A group of year 3 and 4 students from Swannanoa School learned about the connections between eels (tuna) and invertebrates during a recent school trip to lifestyle block inn Eyrewell Forest.
The biodiversity project is supported by Waimakariri Irrigation Limited (WIL) and focuses on protecting and enhancing areas of biodiversity throughout and adjacent to the area where the irrigation scheme operates. The trip helped students learn about the abundance of freshwater diversity supported by sections of the irrigation network.
Biodiversity project lead Dan Cameron says the students learned about the importance of eels (tuna) as the native apex predators of our waterways and how they rely on invertebrates as a food source. Practical experiments helped the students understand how a food chain works. The field trip was made possible through the generosity of landowner and eel expert John Moss who has become an integral part of the project.
“When we first arrived at the property, the eels which are mostly longfin swarmed out of their hiding place as John has taught them to respond to a foot stomp.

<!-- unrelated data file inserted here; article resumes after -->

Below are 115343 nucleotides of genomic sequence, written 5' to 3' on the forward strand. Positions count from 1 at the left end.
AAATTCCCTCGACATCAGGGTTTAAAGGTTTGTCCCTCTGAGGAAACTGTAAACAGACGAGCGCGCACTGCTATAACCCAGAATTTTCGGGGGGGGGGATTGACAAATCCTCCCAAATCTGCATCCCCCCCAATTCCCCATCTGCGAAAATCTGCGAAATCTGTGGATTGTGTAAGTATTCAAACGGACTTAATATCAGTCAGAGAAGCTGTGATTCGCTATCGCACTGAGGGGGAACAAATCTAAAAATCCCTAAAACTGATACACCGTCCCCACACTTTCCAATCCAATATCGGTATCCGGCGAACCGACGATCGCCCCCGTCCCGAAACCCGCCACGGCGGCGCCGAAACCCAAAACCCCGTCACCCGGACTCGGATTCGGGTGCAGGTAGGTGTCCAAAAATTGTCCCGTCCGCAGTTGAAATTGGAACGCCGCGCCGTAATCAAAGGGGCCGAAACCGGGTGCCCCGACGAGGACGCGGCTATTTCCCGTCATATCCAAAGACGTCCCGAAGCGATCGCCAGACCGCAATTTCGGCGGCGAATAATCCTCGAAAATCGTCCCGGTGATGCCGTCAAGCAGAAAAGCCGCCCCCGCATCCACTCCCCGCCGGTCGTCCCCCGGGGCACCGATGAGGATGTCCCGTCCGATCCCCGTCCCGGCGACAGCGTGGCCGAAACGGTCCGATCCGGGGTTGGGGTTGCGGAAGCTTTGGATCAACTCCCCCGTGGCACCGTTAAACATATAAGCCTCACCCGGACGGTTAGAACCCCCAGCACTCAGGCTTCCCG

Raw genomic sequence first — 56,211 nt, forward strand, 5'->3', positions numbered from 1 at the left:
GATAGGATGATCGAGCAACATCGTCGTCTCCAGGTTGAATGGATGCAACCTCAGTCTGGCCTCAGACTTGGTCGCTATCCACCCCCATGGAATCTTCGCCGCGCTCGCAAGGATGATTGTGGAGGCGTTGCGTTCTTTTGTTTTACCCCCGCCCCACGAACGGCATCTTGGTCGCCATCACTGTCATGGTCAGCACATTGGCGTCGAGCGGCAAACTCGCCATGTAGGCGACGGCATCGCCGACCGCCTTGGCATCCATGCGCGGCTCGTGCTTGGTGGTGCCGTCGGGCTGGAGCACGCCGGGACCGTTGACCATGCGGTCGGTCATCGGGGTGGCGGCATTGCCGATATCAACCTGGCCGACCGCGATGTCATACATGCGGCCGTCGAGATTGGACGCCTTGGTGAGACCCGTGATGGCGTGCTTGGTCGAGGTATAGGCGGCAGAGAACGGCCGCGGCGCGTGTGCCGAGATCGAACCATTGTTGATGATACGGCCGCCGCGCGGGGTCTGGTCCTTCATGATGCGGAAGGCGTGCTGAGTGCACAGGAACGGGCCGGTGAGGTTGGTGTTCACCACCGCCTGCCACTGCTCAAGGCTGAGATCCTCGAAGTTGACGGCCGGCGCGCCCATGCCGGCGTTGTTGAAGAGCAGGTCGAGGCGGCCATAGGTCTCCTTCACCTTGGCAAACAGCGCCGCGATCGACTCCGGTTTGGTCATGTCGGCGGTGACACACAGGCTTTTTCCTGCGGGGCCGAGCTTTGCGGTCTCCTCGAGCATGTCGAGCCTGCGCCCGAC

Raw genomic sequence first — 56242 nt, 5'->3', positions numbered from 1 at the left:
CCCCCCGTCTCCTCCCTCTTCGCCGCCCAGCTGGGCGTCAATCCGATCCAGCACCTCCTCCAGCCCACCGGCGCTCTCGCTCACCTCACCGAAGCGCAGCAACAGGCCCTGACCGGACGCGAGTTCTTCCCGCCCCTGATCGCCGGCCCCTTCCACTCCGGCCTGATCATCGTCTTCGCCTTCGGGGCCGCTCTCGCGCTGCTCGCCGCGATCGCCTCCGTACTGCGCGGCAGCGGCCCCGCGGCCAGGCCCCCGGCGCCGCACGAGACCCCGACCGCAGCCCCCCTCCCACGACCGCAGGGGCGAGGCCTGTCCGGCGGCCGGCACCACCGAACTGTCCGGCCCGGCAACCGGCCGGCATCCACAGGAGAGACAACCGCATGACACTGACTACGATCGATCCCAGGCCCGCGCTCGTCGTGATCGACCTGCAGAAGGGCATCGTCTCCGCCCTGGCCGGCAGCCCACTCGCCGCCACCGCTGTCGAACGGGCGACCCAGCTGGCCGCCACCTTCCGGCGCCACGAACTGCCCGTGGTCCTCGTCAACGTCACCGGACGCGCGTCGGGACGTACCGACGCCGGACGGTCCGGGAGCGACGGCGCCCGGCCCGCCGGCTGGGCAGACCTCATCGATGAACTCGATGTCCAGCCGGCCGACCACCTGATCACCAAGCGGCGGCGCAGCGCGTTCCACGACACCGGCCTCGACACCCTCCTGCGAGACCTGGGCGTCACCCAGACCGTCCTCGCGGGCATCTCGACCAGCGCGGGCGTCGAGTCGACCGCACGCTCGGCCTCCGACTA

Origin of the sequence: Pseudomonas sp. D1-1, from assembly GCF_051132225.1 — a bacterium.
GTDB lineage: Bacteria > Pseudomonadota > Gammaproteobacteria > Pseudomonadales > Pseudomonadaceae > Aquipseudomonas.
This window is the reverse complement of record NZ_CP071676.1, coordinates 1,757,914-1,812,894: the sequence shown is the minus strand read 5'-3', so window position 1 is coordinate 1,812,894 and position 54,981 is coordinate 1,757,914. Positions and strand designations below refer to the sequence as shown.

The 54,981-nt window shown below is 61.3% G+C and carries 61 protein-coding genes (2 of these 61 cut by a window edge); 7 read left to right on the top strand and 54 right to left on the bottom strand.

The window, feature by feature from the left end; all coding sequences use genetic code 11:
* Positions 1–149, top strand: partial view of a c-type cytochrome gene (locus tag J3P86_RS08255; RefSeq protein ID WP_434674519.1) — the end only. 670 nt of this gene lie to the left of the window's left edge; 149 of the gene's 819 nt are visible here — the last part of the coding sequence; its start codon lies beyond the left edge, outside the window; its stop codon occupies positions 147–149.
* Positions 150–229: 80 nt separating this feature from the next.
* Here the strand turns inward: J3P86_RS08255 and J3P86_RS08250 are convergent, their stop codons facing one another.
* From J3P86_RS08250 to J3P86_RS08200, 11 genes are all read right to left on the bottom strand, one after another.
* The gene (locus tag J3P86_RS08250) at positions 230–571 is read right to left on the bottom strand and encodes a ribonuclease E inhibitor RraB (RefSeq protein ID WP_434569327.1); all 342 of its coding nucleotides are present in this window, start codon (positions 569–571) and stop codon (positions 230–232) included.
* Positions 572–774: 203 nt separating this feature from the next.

“We then learned more about how special eels are and how freshwater invertebrates form a key part of their diet as eels cannot eat larger prey until they reach a certain stage in their development.”
Swannanoa School teacher Julie Planner says the field trip was the culmination of a literacy group study into invertebrates and the practical experience was a particularly important part of the students’ learning process.
“Getting in the waterway and collecting samples from the stream then sifting through those to identify the invertebrates and linking that back into the overall lifecycle of the eels was a wonderful experience for the students.
“It was also important for them to learn that eels can only thrive in clean rivers and streams.”
Dan says the students enjoyed working together as a team on the science experiments conducted in the irrigation raceway.
“They worked as a team with some of them getting in the water upstream and swishing their feet around to release invertebrates from the bed of the irrigation race into a net being held by the other students.”
The students then used a science kit provided by Enviroschools Canterbury to examine and identify the types of invertebrates collected in their nets. Dan says the students found a range of species including mayflies, stoneflies and caddisflies which indicated that the raceway is in good health.
The biodiversity project will continue next year with native seedling nurseries being set up at Swannanoa School, West Eyreton School, and Cust preschool to support local planting projects.